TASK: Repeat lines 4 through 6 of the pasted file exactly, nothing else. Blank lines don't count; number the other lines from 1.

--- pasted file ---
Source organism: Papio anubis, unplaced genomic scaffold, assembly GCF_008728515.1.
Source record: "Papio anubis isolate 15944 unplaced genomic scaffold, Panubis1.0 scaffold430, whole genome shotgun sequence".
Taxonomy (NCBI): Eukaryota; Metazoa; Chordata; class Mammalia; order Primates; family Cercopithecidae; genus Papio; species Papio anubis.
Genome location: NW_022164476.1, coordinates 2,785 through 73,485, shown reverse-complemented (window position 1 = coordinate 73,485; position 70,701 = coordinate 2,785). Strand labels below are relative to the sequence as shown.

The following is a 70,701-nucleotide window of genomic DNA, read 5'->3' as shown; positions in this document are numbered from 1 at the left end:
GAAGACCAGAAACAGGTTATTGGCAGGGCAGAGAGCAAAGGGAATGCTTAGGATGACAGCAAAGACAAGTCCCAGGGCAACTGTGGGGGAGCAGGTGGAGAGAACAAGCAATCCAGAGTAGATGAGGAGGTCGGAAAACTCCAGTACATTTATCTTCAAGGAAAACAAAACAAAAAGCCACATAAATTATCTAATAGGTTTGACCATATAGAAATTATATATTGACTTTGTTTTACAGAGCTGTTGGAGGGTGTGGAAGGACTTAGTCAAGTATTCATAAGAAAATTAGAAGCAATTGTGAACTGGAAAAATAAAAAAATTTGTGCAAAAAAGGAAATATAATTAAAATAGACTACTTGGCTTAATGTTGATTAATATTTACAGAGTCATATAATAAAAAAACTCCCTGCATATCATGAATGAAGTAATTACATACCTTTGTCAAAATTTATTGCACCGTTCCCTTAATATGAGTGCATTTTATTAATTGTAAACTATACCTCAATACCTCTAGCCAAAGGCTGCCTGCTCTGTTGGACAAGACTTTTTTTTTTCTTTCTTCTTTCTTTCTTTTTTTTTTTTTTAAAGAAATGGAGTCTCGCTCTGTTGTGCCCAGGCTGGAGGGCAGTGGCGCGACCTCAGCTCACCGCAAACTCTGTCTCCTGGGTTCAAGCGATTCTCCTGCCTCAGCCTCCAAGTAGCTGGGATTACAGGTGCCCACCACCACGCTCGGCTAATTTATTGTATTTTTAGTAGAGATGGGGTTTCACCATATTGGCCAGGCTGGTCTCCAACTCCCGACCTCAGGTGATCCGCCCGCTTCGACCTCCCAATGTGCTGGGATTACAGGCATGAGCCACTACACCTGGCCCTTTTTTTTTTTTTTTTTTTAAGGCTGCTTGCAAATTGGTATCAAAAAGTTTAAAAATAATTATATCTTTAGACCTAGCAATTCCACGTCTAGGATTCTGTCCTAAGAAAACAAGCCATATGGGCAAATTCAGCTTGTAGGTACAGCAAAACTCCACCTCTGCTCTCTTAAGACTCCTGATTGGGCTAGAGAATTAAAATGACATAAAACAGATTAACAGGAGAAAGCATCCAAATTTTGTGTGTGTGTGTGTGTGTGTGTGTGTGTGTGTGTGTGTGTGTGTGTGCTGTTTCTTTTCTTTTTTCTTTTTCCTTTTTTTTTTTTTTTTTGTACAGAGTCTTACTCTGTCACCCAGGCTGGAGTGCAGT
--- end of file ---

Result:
Genome location: NW_022164476.1, coordinates 2,785 through 73,485, shown reverse-complemented (window position 1 = coordinate 73,485; position 70,701 = coordinate 2,785). Strand labels below are relative to the sequence as shown.

The following is a 70,701-nucleotide window of genomic DNA, read 5'->3' as shown; positions in this document are numbered from 1 at the left end:
GAAGACCAGAAACAGGTTATTGGCAGGGCAGAGAGCAAAGGGAATGCTTAGGATGACAGCAAAGACAAGTCCCAGGGCAACTGTGGGGGAGCAGGTGGAGAGAACAAGCAATCCAGAGTAGATGAGGAGGTCGGAAAACTCCAGTACATTTATCTTCAAGGAAAACAAAACAAAAAGCCACATAAATTATCTAATAGGTTTGACCATATAGAAATTATATATTGACTTTGTTTTACAGAGCTGTTGGAGGGTGTGGAAGGACTTAGTCAAGTATTCATAAGAAAATTAGAAGCAATTGTGAACTGGAAAAATAAAAAAATTTGTGCAAAAAAGGAAATATAATTAAAATAGACTACTTGGCTTAATGTTGATTAATATTTACAGAGTCATATAATAAAAAAACTCCCTGCATATCATGAATGAAGTAATTACATACCTTTGTCAAAATTTATTGCACCGTTCCCTTAATATGAGTGCATTTTATTAATTGTAAACTATACCTCAATACCTCTAGCCAAAGGCTGCCTGCTCTGTTGGACAAGACTTTTTTTTTTCTTTCTTCTTTCTTTCTTTTTTTTTTTTTTAAAGAAATGGAGTCTCGCTCTGTTGTGCCCAGGCTGGAGGGCAGTGGCGCGACCTCAGCTCACCGCAAACTCTGTCTCCTGGGTTCAAGCGATTCTCCTGCCTCAGCCTCCAAGTAGCTGGGATTACAGGTGCCCACCACCACGCTCGGCTAATTTATTGTATTTTTAGTAGAGATGGGGTTTCACCATATTGGCCAGGCTGGTCTCCAACTCCCGACCTCAGGTGATCCGCCCGCTTCGACCTCCCAATGTGCTGGGATTACAGGCATGAGCCACTACACCTGGCCCTTTTTTTTTTTTTTTTTTTAAGGCTGCTTGCAAATTGGTATCAAAAAGTTTAAAAATAATTATATCTTTAGACCTAGCAATTCCACGTCTAGGATTCTGTCCTAAGAAAACAAGCCATATGGGCAAATTCAGCTTGTAGGTACAGCAAAACTCCACCTCTGCTCTCTTAAGACTCCTGATTGGGCTAGAGAATTAAAATGACATAAAACAGATTAACAGGAGAAAGCATCCAAATTTTGTGTGTGTGTGTGTGTGTGTGTGTGTGTGTGTGTGTGTGTGTGTGTGCTGTTTCTTTTCTTTTTTCTTTTTCCTTTTTTTTTTTTTTTTTGTACAGAGTCTTACTCTGTCACCCAGGCTGGAGTGCAGT